EXTENSION.GE. IF YOU LIVED HERE, YOU WOULD BE HOME
TATO AKHALKATSISHVILI, UTA BEKAIA, TAMARA KVESITADZE, LUCA LAZAR, LEVAN MINDIASHVILI, DARO SULAKAURI, RUSUDAN KHIZANISHVILI, LEVAN CHELIDZE, NINO CHUBINISHVILI, GIORGI CHKHEIDZE
Triumph Gallery in partnership with Ria Keburia Foundation, ERTI Gallery and Window Project, Tbilisi, presents the 11th edition of the EXTENSION project—If You Lived Here, You Would Be Home. In line with now traditional approach to exploring different national art scenes, ten Georgian contemporary artists, who represent various media and subject matters, are brought together by their interest in heritage and cultural memory.
Georgia has always existed at the crossroads, from the Ottoman Empire to the Soviet regime, from the Rose Revolution to the era of the new oligarchs. Having overcome a deep trauma, Georgia is now a vital link in cultural exchanges. In spite of many years of migration, regime change and economic turmoil, Georgians have managed to preserve their national heritage, avoiding the fate of “the cultural melting pot” that has befallen neighboring lands. This cultural depth and richness can be seen in the work of Georgian contemporary artists, who continue to explore their deep ties with tradition and cultural memory, even if working in cities all over the world. Georgia, with its special cadence of life, seems to have avoided the identity crisis that many other nations face today. With a slower pace to life and a tendency towards meditative contemplation, the atmosphere of this country lets you focus on actual values, reflect upon the changing present and consider alternative ways forward.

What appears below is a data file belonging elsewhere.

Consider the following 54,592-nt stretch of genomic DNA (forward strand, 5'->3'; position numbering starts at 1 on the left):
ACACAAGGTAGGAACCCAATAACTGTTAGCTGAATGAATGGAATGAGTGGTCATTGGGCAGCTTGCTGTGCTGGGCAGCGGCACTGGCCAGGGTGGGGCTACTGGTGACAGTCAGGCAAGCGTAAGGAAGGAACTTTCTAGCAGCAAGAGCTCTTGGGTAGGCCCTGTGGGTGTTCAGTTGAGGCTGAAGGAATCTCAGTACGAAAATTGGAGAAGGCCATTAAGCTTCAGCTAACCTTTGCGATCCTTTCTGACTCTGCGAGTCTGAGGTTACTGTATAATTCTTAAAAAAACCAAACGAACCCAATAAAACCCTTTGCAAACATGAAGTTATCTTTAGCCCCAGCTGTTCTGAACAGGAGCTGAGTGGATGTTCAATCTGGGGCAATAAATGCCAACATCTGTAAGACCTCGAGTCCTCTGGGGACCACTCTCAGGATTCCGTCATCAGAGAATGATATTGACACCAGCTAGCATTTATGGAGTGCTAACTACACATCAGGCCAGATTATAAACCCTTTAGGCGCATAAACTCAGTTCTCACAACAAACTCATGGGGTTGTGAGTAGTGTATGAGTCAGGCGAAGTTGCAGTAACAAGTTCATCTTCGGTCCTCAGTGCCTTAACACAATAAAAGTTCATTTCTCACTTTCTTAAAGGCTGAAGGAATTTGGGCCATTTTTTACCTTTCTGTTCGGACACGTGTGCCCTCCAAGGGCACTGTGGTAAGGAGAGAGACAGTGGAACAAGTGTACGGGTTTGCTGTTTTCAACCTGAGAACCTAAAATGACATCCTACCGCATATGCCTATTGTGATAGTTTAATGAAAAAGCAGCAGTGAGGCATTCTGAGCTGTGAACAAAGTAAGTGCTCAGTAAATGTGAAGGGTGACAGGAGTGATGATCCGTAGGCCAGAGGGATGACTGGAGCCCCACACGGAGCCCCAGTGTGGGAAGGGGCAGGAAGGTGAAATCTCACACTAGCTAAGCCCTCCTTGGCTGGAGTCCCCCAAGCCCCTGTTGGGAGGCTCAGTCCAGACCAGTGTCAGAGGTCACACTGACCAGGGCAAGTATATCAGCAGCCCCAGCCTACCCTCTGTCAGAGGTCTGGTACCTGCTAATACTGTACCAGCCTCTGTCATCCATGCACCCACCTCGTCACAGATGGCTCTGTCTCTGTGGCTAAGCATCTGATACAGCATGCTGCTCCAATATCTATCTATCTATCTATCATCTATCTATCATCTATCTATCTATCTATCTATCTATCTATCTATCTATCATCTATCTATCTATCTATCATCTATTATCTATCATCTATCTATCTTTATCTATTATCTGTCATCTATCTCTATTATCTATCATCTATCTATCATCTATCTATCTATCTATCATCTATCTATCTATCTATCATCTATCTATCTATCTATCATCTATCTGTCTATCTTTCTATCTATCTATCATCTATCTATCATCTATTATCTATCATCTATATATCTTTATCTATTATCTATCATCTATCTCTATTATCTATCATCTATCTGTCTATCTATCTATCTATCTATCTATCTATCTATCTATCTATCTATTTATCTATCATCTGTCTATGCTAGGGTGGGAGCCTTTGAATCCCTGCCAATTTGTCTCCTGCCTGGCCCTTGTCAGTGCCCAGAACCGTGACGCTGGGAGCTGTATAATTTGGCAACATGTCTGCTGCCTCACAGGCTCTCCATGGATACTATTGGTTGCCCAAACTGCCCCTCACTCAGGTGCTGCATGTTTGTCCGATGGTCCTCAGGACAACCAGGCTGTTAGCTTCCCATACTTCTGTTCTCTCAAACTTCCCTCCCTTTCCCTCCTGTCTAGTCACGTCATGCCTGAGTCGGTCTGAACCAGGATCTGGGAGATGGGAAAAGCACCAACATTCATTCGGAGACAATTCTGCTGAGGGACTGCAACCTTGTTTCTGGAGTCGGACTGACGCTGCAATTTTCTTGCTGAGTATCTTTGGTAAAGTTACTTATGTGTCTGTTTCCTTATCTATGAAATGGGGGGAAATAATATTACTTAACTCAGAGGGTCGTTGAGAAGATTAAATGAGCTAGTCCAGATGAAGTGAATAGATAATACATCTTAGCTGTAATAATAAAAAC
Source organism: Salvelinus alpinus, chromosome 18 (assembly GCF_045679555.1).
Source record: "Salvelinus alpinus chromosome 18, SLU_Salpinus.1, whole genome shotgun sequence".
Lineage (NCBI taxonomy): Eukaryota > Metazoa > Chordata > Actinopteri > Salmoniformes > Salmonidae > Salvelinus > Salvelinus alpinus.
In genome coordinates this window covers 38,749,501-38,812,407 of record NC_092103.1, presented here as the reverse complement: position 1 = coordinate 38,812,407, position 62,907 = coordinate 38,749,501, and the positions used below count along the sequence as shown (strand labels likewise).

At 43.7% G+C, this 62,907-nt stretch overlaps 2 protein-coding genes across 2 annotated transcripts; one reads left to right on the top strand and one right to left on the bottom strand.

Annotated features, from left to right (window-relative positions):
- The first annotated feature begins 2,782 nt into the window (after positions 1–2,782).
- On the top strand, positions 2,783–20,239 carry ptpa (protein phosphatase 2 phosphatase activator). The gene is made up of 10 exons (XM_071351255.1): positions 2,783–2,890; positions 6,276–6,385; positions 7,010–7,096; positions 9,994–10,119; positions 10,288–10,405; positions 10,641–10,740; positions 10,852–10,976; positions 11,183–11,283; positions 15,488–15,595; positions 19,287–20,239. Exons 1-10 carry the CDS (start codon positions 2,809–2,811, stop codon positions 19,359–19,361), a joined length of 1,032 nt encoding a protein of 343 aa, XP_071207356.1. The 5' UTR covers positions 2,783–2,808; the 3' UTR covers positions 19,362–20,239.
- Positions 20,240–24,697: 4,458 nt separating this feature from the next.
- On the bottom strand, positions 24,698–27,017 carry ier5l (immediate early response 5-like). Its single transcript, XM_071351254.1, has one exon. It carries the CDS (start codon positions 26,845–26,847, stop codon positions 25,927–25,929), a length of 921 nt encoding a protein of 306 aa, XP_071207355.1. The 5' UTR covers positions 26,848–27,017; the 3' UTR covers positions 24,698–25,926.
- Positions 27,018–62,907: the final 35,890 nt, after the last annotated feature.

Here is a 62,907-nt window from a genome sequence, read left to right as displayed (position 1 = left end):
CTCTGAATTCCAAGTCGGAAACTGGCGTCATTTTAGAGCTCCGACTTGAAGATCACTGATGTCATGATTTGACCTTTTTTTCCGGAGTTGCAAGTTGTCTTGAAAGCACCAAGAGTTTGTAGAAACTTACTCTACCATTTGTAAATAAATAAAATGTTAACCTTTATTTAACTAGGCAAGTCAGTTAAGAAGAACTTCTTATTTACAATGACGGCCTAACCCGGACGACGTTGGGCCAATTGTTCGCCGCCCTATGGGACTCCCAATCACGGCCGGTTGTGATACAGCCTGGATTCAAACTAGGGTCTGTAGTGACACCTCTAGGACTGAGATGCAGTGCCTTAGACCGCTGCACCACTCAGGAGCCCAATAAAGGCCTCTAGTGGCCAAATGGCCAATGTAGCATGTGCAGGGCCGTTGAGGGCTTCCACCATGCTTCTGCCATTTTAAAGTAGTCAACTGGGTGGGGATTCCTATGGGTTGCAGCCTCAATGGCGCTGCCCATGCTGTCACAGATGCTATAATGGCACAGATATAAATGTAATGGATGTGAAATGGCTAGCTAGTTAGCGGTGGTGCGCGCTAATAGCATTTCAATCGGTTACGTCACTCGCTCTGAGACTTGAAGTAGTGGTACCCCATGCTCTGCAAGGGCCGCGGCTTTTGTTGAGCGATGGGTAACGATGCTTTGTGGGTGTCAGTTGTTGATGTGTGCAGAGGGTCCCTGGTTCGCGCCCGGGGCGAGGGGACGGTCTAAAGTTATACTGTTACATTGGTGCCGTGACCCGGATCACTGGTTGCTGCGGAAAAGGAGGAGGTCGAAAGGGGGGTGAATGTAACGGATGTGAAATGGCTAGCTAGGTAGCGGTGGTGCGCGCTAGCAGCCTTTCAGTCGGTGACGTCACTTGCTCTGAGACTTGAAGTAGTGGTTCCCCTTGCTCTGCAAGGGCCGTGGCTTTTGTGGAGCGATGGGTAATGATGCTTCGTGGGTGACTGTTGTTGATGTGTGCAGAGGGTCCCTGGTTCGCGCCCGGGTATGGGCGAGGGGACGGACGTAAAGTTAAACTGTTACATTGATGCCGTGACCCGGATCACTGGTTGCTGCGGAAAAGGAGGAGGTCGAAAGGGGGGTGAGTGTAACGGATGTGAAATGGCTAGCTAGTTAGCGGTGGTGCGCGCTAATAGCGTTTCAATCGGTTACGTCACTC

Extension.ge: If You Lived Here, You Would Be Home displays an overview of Georgian contemporary art by presenting artists with diverse background. All exhibition artists belong to the generation which is part of the new dynamic scene that looks beyond the geography of their national borders. Without ignoring their cultural identity and possessing particular experience of contemporary reality, these artists make a claim to international presence and benefit from their openness and desire for exchange.
Exploring transitional fluid state of historically accepted social forms and paradigms, the exhibition revisits the notions of place, identity and history. It doesn’t propose answers or solutions, but it does offer opportunities to closely examine artistic practices, storytelling and new perspectives. The profound intergenerational impact of postcolonialism, economic exploitation and ideology requires nuanced insights and experiential responses, which inevitably shapes the reality and brings about new artistic practices. Participants of Extension.ge: If You Lived Here, You Would Be Home are renegotiating the definitions of place and home in order build renewed links between the notions of memory, geography, identity.